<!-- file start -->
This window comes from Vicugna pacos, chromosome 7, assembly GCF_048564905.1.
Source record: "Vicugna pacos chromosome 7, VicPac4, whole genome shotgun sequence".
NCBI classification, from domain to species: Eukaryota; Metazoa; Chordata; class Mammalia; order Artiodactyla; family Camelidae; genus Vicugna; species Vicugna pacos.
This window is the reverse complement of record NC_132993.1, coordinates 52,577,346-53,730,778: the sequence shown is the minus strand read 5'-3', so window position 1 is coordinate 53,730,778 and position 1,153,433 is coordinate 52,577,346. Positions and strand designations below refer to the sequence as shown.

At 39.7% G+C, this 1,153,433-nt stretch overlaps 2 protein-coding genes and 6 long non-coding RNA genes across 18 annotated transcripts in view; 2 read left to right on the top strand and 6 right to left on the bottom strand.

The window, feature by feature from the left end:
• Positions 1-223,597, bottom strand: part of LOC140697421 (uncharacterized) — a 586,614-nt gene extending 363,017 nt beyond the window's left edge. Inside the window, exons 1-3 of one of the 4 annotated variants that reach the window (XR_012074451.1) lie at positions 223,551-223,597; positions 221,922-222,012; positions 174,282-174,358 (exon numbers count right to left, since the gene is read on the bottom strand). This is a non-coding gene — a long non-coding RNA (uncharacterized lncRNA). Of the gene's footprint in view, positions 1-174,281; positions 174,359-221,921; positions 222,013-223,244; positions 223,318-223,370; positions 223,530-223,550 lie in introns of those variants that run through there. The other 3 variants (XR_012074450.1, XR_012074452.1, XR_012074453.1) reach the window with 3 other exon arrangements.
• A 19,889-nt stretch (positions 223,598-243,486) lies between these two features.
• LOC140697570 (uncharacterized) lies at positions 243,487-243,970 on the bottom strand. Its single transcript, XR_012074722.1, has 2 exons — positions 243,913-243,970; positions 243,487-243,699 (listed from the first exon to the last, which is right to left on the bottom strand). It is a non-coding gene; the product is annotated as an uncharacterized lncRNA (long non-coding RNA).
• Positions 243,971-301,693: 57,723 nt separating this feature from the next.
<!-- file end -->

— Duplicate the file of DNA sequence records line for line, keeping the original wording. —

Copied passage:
This window comes from Vicugna pacos, chromosome 7, assembly GCF_048564905.1.
Source record: "Vicugna pacos chromosome 7, VicPac4, whole genome shotgun sequence".
NCBI classification, from domain to species: Eukaryota; Metazoa; Chordata; class Mammalia; order Artiodactyla; family Camelidae; genus Vicugna; species Vicugna pacos.
This window is the reverse complement of record NC_132993.1, coordinates 52,577,346-53,730,778: the sequence shown is the minus strand read 5'-3', so window position 1 is coordinate 53,730,778 and position 1,153,433 is coordinate 52,577,346. Positions and strand designations below refer to the sequence as shown.

At 39.7% G+C, this 1,153,433-nt stretch overlaps 2 protein-coding genes and 6 long non-coding RNA genes across 18 annotated transcripts in view; 2 read left to right on the top strand and 6 right to left on the bottom strand.

The window, feature by feature from the left end:
• Positions 1-223,597, bottom strand: part of LOC140697421 (uncharacterized) — a 586,614-nt gene extending 363,017 nt beyond the window's left edge. Inside the window, exons 1-3 of one of the 4 annotated variants that reach the window (XR_012074451.1) lie at positions 223,551-223,597; positions 221,922-222,012; positions 174,282-174,358 (exon numbers count right to left, since the gene is read on the bottom strand). This is a non-coding gene — a long non-coding RNA (uncharacterized lncRNA). Of the gene's footprint in view, positions 1-174,281; positions 174,359-221,921; positions 222,013-223,244; positions 223,318-223,370; positions 223,530-223,550 lie in introns of those variants that run through there. The other 3 variants (XR_012074450.1, XR_012074452.1, XR_012074453.1) reach the window with 3 other exon arrangements.
• A 19,889-nt stretch (positions 223,598-243,486) lies between these two features.
• LOC140697570 (uncharacterized) lies at positions 243,487-243,970 on the bottom strand. Its single transcript, XR_012074722.1, has 2 exons — positions 243,913-243,970; positions 243,487-243,699 (listed from the first exon to the last, which is right to left on the bottom strand). It is a non-coding gene; the product is annotated as an uncharacterized lncRNA (long non-coding RNA).
• Positions 243,971-301,693: 57,723 nt separating this feature from the next.